"Our primary role is to act in our authors' interests and keep them happy-which, so far, has been their reaction to this project," he continues.For digital publisher First One Publishing, which was launched earlier this year, literary agents have not figured prominently into its ebook acquisitions. "We have gotten a couple of projects from agents, but there are so many self-published and new authors out there who cannot get an agent that we have been very fortunate to not have to worry about [acquiring] content and quality books," says Karen Hunter, who is president of First One PubliFirst Oneshing as well as an author and publisher of the Simon & Schuster imprint Karen Hunter Publishing.

In fact, Hunter says that she would not recommend that an author seeking to publish an ebook try to obtain a literary agent. "But remember, I'm an author as well and started in this business as an author. Of the 20-plus books I've [written], I've only used an agent three times," she says.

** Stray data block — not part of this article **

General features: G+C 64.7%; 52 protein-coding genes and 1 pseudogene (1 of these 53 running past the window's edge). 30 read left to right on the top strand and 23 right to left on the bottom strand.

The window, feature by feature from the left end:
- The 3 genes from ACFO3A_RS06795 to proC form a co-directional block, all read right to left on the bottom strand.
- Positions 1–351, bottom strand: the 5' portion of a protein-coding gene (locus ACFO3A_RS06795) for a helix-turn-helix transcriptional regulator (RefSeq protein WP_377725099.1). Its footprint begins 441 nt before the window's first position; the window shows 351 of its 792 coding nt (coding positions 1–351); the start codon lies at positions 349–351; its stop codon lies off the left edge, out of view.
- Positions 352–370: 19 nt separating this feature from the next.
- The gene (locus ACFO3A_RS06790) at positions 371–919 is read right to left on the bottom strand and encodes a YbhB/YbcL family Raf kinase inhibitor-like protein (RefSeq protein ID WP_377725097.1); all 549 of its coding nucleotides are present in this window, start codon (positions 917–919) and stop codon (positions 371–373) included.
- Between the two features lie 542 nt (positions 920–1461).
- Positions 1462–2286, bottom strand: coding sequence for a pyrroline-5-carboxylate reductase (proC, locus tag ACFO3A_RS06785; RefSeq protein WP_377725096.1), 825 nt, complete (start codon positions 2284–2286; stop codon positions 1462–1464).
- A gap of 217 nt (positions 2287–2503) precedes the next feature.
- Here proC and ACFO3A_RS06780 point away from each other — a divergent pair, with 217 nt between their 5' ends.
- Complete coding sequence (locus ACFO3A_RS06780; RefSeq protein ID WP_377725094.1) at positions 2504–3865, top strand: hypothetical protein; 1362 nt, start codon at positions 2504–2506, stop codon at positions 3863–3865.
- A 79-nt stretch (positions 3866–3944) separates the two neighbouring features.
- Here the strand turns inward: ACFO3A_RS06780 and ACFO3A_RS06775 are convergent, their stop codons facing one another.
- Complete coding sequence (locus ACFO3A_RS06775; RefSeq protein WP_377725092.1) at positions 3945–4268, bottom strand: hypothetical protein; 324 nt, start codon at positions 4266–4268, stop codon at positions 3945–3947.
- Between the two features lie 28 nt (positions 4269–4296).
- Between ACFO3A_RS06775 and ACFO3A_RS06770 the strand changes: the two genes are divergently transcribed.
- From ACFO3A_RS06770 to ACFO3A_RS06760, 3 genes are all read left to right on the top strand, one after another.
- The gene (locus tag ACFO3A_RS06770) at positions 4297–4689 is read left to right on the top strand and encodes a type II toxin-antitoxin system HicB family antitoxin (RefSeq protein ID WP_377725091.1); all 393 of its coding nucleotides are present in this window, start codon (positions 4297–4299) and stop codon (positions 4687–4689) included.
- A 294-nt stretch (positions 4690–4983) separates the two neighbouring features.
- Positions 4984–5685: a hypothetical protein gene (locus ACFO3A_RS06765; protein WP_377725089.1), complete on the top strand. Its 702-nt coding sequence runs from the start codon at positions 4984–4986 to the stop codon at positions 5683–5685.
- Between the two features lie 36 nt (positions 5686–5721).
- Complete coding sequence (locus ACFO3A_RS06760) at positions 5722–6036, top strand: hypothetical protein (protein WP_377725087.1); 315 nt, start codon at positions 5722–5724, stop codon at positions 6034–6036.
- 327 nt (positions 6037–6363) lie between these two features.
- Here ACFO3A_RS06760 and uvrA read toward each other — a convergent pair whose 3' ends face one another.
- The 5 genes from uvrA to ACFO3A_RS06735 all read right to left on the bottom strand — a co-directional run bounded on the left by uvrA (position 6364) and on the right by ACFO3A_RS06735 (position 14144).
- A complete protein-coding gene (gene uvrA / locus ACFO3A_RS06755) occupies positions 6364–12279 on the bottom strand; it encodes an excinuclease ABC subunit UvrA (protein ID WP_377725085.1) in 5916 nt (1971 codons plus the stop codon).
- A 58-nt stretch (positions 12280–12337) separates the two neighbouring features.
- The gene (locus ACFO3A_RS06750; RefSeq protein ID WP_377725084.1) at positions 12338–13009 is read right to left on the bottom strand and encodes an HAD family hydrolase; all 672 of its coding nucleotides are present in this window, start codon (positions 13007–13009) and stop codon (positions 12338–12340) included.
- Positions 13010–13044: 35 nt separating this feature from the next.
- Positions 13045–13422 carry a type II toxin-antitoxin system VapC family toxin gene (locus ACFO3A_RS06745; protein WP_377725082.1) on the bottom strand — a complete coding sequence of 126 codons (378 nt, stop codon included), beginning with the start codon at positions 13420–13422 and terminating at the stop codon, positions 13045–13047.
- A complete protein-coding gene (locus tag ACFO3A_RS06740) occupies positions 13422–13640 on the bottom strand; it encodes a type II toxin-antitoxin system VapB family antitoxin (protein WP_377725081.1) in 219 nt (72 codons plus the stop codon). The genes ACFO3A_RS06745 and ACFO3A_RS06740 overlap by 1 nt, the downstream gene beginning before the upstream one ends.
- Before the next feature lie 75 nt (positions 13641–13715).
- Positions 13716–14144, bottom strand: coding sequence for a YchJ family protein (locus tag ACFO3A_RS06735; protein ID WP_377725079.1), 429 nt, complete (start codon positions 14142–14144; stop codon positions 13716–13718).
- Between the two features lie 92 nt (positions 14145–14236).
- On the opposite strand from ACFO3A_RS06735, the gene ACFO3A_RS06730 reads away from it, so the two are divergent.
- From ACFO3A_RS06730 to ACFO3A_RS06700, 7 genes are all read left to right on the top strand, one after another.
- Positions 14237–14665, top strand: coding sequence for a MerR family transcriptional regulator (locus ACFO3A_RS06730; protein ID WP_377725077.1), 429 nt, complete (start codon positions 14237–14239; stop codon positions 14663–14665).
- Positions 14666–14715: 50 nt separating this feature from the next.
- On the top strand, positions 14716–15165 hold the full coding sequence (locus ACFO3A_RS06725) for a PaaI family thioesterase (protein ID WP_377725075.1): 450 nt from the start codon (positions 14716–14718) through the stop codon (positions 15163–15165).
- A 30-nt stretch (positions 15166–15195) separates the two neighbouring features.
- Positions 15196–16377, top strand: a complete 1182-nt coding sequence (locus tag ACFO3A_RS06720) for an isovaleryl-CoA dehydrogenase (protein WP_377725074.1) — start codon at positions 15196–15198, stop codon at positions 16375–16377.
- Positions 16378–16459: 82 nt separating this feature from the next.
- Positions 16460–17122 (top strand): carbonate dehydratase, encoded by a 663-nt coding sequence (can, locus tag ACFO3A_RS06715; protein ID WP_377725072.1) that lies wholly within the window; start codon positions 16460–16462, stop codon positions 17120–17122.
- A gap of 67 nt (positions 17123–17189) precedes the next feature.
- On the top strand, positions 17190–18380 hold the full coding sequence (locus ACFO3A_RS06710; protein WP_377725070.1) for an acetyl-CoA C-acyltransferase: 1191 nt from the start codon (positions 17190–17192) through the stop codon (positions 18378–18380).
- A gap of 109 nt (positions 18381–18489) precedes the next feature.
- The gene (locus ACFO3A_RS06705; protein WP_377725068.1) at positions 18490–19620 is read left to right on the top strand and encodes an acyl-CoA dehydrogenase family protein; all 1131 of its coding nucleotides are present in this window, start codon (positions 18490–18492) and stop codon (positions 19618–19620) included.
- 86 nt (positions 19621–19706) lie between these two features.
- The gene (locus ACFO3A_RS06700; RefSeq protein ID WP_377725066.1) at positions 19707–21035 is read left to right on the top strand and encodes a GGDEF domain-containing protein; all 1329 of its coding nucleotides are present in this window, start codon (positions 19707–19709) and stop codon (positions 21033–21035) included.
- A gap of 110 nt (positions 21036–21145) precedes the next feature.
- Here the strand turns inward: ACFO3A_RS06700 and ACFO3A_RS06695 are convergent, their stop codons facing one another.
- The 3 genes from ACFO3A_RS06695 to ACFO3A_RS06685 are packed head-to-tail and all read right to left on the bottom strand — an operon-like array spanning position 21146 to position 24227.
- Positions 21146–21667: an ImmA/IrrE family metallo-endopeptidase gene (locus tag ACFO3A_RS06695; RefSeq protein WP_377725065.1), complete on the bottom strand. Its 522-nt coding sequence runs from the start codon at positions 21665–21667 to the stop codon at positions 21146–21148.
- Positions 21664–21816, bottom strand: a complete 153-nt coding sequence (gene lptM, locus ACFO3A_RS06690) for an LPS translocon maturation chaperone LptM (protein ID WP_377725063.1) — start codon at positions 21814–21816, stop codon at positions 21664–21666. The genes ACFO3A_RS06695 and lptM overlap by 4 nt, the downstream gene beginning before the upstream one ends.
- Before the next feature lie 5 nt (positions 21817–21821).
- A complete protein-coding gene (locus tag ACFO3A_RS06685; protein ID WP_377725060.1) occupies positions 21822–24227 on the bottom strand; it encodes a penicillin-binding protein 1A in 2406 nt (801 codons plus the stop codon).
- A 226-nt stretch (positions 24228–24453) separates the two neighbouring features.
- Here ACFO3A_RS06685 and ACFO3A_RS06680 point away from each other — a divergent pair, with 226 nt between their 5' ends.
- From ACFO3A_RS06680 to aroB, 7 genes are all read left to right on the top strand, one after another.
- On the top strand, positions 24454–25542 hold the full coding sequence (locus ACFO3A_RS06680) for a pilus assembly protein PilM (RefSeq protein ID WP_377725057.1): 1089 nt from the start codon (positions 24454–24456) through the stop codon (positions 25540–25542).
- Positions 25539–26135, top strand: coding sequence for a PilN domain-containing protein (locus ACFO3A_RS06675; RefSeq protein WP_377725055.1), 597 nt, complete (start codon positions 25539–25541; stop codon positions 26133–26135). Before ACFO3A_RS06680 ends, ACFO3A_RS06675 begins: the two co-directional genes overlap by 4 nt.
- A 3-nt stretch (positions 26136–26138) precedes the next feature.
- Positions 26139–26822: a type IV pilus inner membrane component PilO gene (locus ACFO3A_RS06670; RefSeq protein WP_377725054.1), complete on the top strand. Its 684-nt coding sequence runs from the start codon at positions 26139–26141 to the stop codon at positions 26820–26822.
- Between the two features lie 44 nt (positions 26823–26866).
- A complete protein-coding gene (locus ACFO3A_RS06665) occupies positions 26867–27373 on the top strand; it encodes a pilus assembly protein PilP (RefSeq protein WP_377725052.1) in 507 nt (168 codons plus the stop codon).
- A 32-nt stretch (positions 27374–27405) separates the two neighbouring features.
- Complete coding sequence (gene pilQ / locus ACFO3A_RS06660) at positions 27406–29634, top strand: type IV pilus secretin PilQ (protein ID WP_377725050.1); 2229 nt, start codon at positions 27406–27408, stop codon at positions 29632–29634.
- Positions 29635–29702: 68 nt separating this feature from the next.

"I love what the e-book marketplace has done for authors like Amanda Hocking, who was able to test the market on her own by self-publishing, build an audience, and then was offered a lucrative publishing deal," Hunter continues. "In that [situation], an agent comes in handy because they are well-versed in negotiating major deals with publishers." Once Hocking started to be courted by major publishers, she acquired literary agent Steve Axelrod, who represented her in her deal with St. Martin's Press.

While agents have not played a large role in the business of First One, Hunter believes their role in traditional book deals will remain relatively unchanged. "Their traditional role, seeking and pushing authors who have a shot at succeeding in the marketplace, hasn't changed, and I don't see it changing much," she says. However, that doesn't mean that literary agents can ignore the digital publishing marketplace and the impact that ebooks have had on the industry, she continues. "They have no choice but to focus on it," she says, "and change the way they've done their business or be left behind."